Chapter 1: Spacetime
The tension between infinite and Euclidean geometries is a conceptual subtlety. Logic dictates that the apparent presence of a paradox is evidence of an error in reasoning. It is most definitely not evidence that reality itself is paradoxical. And yet the void is infinite, while the four dimensions of space and time are decidedly Euclidean. Theoretical or not, this tension is real. The entities to which this tension applies are dimensionless, infinitesi- mal points—the fundamental elements of any geometry. Being infinitesimal, a point has no mass, no size, no extent of any kind. It is, at least from a Euclidean perspective, non-existent, a mere abstraction. And so, whether or not it makes any sense to say so, it would require no effort to move such an entity. Having no mass, no force is required to push a point around. Or again, having zero mass, a zero force would suffice to move a point, particularly if we had an eternity over which to apply such a force. And, as luck would have it, we have exactly the right force for the job—the theoretical tendency of points to merge in order to reconcile the contradiction between infinite and Euclidean geometries.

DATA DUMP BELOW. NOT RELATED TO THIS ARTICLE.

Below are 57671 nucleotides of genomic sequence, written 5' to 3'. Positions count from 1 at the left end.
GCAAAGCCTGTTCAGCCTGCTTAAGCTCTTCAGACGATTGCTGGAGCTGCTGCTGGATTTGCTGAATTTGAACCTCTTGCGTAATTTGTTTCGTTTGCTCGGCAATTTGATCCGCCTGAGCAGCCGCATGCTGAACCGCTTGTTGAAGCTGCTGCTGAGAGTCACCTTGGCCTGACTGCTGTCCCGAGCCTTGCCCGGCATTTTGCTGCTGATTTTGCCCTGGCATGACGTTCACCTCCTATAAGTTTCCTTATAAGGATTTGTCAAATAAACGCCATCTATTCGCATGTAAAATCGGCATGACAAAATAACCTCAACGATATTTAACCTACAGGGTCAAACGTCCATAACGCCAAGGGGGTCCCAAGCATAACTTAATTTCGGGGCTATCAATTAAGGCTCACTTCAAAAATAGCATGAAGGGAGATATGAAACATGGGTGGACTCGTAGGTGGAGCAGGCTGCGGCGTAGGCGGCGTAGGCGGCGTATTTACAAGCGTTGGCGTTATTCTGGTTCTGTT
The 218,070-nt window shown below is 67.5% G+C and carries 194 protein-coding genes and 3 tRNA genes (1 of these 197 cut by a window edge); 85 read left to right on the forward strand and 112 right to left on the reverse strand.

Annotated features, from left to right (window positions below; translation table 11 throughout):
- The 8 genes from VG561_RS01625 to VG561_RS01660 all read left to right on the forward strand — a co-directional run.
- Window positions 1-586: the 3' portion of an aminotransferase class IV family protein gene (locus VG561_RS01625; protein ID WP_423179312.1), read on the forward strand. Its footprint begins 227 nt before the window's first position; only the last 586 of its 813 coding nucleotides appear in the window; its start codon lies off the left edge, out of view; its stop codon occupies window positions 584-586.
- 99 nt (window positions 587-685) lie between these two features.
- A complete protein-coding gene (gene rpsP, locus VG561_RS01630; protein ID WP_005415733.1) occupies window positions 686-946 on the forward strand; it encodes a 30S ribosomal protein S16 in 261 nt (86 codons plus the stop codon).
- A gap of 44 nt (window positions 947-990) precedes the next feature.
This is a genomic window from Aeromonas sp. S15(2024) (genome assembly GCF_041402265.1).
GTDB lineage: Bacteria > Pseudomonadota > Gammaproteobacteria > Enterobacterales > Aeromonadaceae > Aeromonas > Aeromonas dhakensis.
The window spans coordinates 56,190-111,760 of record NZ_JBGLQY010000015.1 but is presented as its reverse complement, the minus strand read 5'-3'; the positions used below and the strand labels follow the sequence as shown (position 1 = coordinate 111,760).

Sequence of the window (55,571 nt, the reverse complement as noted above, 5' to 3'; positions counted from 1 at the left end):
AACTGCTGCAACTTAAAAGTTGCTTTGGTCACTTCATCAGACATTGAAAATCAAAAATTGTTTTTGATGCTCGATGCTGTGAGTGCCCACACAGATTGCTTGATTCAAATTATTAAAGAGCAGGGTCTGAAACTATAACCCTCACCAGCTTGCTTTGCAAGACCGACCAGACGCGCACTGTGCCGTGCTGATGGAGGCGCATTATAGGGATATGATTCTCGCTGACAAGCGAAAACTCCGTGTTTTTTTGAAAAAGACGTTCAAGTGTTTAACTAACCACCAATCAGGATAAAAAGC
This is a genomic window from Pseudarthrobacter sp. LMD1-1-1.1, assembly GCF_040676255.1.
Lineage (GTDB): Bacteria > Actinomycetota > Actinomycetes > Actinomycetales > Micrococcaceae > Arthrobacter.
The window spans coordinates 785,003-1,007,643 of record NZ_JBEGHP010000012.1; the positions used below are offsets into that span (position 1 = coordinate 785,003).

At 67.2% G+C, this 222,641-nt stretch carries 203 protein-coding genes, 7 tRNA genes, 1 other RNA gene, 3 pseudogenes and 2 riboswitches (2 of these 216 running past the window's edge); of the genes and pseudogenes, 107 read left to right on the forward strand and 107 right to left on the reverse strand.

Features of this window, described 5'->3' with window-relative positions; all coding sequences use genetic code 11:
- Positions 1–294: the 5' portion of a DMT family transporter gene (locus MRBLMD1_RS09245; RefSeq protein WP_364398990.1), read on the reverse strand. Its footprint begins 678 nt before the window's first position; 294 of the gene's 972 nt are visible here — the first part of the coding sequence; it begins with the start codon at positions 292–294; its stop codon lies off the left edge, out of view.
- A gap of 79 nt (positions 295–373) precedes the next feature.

The tension between points in the void is purely conceptual, a zero force. However, given that the entities to which this force applies are also purely conceptual and have zero mass, and that an infinite temporal span is available over which to apply this force, it is not only possible, but absolutely certain, that points will gradually coalesce. Though this tension is apparently non-existent, so too are the points to which it applies. In essence, eternity transforms nothing into something, just as it turns something into nothing. Infinite time and infinite space come together and give rise to spacetime, the fundamental substance of firstname.lastname@example.org.